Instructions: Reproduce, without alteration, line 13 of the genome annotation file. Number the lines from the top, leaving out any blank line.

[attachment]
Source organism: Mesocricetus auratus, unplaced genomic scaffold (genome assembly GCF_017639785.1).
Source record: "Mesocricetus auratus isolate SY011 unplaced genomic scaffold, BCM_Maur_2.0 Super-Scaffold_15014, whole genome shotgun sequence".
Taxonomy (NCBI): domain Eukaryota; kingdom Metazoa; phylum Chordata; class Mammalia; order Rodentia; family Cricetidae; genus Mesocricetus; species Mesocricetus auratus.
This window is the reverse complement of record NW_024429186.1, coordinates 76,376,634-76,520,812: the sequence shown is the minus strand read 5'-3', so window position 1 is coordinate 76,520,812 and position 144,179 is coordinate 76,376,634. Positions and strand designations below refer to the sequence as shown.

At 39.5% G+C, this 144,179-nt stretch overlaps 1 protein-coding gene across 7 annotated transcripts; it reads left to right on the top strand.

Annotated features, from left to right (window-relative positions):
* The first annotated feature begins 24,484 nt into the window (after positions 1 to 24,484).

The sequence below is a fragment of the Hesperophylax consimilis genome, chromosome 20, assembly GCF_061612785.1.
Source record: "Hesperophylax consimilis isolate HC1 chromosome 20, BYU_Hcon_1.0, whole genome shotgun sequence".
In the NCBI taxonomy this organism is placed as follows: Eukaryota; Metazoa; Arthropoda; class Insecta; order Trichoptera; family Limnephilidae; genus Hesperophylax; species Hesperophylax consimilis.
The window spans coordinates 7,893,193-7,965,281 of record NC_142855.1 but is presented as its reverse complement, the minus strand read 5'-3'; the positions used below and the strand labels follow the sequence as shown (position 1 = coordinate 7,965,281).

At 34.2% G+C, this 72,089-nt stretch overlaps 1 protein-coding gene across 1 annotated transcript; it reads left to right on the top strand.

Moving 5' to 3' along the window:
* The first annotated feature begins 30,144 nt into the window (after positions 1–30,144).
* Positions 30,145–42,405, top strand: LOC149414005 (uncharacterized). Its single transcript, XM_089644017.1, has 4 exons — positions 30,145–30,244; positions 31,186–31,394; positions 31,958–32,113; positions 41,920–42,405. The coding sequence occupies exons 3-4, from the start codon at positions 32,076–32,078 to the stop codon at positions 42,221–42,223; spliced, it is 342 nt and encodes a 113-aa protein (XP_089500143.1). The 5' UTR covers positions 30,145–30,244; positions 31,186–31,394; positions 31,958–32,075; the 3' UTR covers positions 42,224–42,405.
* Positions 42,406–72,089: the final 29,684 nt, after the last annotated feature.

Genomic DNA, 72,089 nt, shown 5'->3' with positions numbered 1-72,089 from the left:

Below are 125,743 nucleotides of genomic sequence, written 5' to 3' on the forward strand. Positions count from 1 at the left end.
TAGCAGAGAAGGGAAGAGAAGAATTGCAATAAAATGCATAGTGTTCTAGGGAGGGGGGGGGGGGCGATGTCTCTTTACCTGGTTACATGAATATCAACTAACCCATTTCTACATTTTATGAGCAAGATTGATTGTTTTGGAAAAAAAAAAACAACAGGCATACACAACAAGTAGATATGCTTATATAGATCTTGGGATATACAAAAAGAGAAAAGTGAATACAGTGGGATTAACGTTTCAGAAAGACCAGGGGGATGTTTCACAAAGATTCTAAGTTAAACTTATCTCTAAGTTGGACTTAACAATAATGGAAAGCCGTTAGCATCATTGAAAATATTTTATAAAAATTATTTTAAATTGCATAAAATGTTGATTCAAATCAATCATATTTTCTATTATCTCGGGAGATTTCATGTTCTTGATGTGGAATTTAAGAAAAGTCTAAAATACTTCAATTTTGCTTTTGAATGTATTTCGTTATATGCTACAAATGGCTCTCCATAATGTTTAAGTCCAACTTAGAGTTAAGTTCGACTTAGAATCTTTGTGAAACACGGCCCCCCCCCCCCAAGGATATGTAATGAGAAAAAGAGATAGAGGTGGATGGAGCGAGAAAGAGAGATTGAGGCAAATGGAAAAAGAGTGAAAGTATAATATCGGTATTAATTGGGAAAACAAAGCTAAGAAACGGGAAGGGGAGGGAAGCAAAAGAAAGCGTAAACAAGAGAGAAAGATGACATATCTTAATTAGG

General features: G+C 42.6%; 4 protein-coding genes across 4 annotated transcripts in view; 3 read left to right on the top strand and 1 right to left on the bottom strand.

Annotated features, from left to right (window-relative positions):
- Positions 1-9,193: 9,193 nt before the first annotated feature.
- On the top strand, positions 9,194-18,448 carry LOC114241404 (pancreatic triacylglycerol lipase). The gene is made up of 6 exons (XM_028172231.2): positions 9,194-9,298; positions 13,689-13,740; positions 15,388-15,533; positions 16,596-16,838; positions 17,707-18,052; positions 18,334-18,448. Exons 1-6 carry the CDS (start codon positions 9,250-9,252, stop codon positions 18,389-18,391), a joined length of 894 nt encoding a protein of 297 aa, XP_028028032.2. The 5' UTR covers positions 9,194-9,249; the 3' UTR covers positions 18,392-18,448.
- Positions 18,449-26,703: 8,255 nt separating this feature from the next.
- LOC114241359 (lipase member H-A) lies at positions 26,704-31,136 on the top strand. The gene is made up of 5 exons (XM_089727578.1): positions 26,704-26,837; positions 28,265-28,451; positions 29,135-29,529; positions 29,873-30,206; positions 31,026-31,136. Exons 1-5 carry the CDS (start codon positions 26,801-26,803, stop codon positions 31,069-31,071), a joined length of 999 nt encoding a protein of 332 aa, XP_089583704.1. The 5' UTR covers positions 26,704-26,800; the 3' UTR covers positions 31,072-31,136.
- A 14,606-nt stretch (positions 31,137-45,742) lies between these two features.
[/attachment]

Moving 5' to 3' along the window: